ACARS Aerodynamic (Research Incorporated) Communication and Recording System ACSYS Arctic ... satellite TIWE Tropical Instability Wave Experiment TOA top of the atmosphere TOGA ...

  10. DOE Awards Research and Systems Engineering Task Order | Department of

    Office of Energy Efficiency and Renewable Energy (EERE) (indexed site)

    Energy Research and Systems Engineering Task Order DOE Awards Research and Systems Engineering Task Order April 28, 2016 - 2:00pm Addthis Media Contact: Lynette Chafin (513) 246-0461 Lynette.Chafin@emcbc.doe.gov Cincinnati - The U.S. Department of Energy (DOE) today awarded a task order to the MITRE Corporation, of McLean Virginia. MITRE will provide research and development in support of DOE's Office of Environmental Management. The task order has an approximate value of $1.176 million,

  11. Smart Homes and Buildings Research at the Energy Systems Integration

    U.S. Department of Energy (DOE) all webpages (Extended Search)

    Facility (Text Version) | Energy Systems Integration | NREL Smart Homes and Buildings Research at the Energy Systems Integration Facility (Text Version) This is a text version of the video "Smart Homes and Buildings Research at the Energy Systems Integration Facility." So, the big promise of the smart home is to enhance your comfort and your convenience. And at the same time, allow us to save energy. So, we're doing the right thing, but we're also more convenient and more

  12. Computerized Radiological Risk Investigation System for Assessing Doses and Health Risks from Atmospheric Releases of Radionuclides.

    Energy Science and Technology Software Center (OSTI)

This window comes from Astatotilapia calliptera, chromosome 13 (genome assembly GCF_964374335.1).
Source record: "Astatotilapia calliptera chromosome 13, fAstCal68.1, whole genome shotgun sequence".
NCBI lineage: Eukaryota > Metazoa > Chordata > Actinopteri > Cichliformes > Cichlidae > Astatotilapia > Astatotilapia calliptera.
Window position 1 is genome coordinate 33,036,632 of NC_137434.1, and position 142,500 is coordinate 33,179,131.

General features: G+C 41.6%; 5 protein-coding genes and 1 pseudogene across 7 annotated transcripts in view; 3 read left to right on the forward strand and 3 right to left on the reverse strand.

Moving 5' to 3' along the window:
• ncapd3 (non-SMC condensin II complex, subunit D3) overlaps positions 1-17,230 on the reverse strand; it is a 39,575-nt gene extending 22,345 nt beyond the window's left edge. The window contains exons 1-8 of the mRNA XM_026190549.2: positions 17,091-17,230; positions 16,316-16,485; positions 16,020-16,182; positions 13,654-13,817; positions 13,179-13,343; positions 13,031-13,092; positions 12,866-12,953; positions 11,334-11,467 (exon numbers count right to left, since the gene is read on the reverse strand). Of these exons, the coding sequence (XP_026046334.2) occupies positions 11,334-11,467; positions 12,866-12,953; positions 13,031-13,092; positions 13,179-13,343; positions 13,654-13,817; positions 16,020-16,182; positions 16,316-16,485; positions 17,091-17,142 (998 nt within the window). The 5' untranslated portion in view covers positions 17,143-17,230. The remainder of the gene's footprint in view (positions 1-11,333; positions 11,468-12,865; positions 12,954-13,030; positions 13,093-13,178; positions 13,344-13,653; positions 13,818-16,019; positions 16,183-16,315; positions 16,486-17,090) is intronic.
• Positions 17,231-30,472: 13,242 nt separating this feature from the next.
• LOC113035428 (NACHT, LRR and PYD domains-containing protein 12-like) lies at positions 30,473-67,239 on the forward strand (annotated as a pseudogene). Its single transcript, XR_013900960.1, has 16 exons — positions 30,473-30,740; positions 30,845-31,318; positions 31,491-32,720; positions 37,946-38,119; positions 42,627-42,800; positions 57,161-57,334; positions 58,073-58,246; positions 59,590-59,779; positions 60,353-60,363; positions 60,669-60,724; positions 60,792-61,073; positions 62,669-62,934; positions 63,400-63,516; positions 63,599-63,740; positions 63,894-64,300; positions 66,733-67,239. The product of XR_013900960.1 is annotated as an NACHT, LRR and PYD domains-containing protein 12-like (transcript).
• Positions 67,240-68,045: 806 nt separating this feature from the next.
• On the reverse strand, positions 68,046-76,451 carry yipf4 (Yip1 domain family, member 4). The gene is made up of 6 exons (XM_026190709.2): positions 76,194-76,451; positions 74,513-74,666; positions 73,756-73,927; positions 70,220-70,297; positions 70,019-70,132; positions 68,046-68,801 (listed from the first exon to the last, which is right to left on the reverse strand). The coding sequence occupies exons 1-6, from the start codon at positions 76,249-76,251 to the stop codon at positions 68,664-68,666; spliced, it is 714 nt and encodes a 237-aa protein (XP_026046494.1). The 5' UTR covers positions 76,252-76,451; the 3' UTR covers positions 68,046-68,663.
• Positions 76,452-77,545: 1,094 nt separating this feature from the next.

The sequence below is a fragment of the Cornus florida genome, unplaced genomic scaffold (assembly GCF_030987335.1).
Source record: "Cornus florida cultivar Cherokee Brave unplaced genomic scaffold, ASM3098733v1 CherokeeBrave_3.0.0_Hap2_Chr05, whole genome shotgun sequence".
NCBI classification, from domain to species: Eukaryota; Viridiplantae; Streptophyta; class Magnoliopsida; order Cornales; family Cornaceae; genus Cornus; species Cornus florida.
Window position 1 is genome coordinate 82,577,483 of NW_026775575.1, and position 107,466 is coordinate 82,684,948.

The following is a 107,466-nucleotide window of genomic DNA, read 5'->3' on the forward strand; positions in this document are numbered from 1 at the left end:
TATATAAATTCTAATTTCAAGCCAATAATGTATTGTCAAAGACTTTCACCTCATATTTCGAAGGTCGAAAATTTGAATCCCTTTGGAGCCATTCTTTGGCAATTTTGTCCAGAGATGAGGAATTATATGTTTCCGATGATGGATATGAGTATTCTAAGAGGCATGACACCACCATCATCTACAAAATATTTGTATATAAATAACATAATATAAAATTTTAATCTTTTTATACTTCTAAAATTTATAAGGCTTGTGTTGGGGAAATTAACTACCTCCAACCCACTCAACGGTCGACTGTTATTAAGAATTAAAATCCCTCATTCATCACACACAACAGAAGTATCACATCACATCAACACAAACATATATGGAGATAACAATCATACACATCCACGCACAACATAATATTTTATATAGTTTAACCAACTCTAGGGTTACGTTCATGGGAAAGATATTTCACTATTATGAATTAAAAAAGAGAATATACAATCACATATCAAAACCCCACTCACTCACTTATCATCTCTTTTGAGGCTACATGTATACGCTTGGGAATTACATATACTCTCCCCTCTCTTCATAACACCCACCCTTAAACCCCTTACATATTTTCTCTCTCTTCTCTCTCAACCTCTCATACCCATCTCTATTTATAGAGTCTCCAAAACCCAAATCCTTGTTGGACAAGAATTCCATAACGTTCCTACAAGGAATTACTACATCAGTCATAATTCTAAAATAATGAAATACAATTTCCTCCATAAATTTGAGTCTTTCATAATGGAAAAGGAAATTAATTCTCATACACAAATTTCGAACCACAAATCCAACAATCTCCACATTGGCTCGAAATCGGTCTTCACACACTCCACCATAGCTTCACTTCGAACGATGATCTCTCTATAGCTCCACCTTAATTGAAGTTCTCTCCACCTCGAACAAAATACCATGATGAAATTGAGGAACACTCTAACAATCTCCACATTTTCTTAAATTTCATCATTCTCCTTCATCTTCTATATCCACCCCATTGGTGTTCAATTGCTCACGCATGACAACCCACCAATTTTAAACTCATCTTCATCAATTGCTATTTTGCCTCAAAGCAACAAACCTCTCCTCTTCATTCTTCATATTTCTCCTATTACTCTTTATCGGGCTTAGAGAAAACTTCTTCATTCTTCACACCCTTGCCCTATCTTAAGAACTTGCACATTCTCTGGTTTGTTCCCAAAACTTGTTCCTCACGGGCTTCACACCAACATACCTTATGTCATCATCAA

1998-11-10

    Version: 00 CRRIS consists of eight fully integrated computer codes which calculate environmental transport of atmospheric releases of radionuclides and resulting doses and health risks to individuals or populations. Each code may be used alone for various assessment applications. Because of its modular structure, CRRIS allows assessments to be tailored to the user's needs. Radionuclides are handled by CRRIS either in terms of the released radionuclides or the exposure radionuclides which consist of both themore » released nuclides and decay products that build up during environmental transport. Atmospheric dispersion calculations are performed by the ANEMOS computer code for distances less than 100 km and by the RETADD-II computer code for regional-scale distances. Both codes estimate annual-average air concentrations and ground deposition rates by location. SUMIT will translate and scale multiple ANEMOS runs onto a master grid. TERRA reads radionuclide air concentrations and deposition rates to estimate concentrations of radionuclides in food and surface soil. Radiologic decay and ingrowth, soil leaching, and transport through the food chain are included in the calculations. MLSOIL computes an effective radionuclide ground-surface concentration to be used in computing external health effects. The five-layer model of radionuclide transport through soil in MLSOIL provides an alternative to the single-layer model used in TERRA. DFSOIL computes dose factors used in MLSOIL to compute doses from the five soil layers and from the ground surface. ANDROS reads environmental concentrations of radionuclides computed by the other CRRIS codes and produces tables of doses and risks to individuals or populations from atmospheric releases of radionuclides.« less

  13. Collaborative Project. A Flexible Atmospheric Modeling Framework for the Community Earth System Model (CESM)

    SciTech Connect (OSTI)

    Gettelman, Andrew

    2015-10-01